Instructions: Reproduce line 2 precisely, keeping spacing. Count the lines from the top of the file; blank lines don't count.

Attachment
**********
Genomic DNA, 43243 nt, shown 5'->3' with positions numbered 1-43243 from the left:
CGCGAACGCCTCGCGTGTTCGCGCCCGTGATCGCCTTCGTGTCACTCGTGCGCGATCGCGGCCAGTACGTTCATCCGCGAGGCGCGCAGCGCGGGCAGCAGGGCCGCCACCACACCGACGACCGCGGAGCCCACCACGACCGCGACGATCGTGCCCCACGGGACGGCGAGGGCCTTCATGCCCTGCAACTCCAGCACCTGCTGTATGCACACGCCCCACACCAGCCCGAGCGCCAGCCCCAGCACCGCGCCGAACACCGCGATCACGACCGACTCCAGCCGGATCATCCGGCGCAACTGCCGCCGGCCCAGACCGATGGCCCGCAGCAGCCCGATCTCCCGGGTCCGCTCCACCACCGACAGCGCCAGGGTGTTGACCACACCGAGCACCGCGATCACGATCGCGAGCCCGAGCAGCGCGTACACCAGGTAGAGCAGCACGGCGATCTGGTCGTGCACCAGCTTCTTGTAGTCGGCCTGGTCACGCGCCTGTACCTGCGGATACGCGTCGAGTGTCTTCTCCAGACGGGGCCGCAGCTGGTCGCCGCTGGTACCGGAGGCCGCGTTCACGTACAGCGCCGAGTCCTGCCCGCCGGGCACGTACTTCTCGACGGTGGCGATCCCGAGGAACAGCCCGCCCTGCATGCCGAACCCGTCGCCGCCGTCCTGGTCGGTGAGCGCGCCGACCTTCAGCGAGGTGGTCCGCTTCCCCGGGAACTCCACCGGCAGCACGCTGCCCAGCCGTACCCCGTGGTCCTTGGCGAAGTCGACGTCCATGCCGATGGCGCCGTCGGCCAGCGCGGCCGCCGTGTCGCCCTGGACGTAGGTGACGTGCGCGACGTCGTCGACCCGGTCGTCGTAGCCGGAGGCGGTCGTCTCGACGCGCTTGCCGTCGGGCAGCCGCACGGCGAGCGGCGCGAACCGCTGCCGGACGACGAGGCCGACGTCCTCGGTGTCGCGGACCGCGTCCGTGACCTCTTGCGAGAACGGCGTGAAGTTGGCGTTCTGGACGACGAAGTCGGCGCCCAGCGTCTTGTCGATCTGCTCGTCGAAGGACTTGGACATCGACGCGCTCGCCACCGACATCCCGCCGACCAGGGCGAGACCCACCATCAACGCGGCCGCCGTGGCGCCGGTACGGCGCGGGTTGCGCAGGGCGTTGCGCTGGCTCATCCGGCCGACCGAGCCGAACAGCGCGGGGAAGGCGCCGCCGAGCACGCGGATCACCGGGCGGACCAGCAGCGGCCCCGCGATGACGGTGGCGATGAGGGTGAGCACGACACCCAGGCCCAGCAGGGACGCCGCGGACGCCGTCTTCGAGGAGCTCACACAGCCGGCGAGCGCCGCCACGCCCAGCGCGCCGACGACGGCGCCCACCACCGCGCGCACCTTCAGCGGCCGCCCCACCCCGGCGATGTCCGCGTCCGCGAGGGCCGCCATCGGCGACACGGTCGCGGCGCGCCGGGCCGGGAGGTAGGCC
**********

CGCGAACGCCTCGCGTGTTCGCGCCCGTGATCGCCTTCGTGTCACTCGTGCGCGATCGCGGCCAGTACGTTCATCCGCGAGGCGCGCAGCGCGGGCAGCAGGGCCGCCACCACACCGACGACCGCGGAGCCCACCACGACCGCGACGATCGTGCCCCACGGGACGGCGAGGGCCTTCATGCCCTGCAACTCCAGCACCTGCTGTATGCACACGCCCCACACCAGCCCGAGCGCCAGCCCCAGCACCGCGCCGAACACCGCGATCACGACCGACTCCAGCCGGATCATCCGGCGCAACTGCCGCCGGCCCAGACCGATGGCCCGCAGCAGCCCGATCTCCCGGGTCCGCTCCACCACCGACAGCGCCAGGGTGTTGACCACACCGAGCACCGCGATCACGATCGCGAGCCCGAGCAGCGCGTACACCAGGTAGAGCAGCACGGCGATCTGGTCGTGCACCAGCTTCTTGTAGTCGGCCTGGTCACGCGCCTGTACCTGCGGATACGCGTCGAGTGTCTTCTCCAGACGGGGCCGCAGCTGGTCGCCGCTGGTACCGGAGGCCGCGTTCACGTACAGCGCCGAGTCCTGCCCGCCGGGCACGTACTTCTCGACGGTGGCGATCCCGAGGAACAGCCCGCCCTGCATGCCGAACCCGTCGCCGCCGTCCTGGTCGGTGAGCGCGCCGACCTTCAGCGAGGTGGTCCGCTTCCCCGGGAACTCCACCGGCAGCACGCTGCCCAGCCGTACCCCGTGGTCCTTGGCGAAGTCGACGTCCATGCCGATGGCGCCGTCGGCCAGCGCGGCCGCCGTGTCGCCCTGGACGTAGGTGACGTGCGCGACGTCGTCGACCCGGTCGTCGTAGCCGGAGGCGGTCGTCTCGACGCGCTTGCCGTCGGGCAGCCGCACGGCGAGCGGCGCGAACCGCTGCCGGACGACGAGGCCGACGTCCTCGGTGTCGCGGACCGCGTCCGTGACCTCTTGCGAGAACGGCGTGAAGTTGGCGTTCTGGACGACGAAGTCGGCGCCCAGCGTCTTGTCGATCTGCTCGTCGAAGGACTTGGACATCGACGCGCTCGCCACCGACATCCCGCCGACCAGGGCGAGACCCACCATCAACGCGGCCGCCGTGGCGCCGGTACGGCGCGGGTTGCGCAGGGCGTTGCGCTGGCTCATCCGGCCGACCGAGCCGAACAGCGCGGGGAAGGCGCCGCCGAGCACGCGGATCACCGGGCGGACCAGCAGCGGCCCCGCGATGACGGTGGCGATGAGGGTGAGCACGACACCCAGGCCCAGCAGGGACGCCGCGGACGCCGTCTTCGAGGAGCTCACACAGCCGGCGAGCGCCGCCACGCCCAGCGCGCCGACGACGGCGCCCACCACCGCGCGCACCTTCAGCGGCCGCCCCACCCCGGCGATGTCCGCGTCCGCGAGGGCCGCCATCGGCGACACGGTCGCGGCGCGCCGGGCCGGGAGGTAGGCC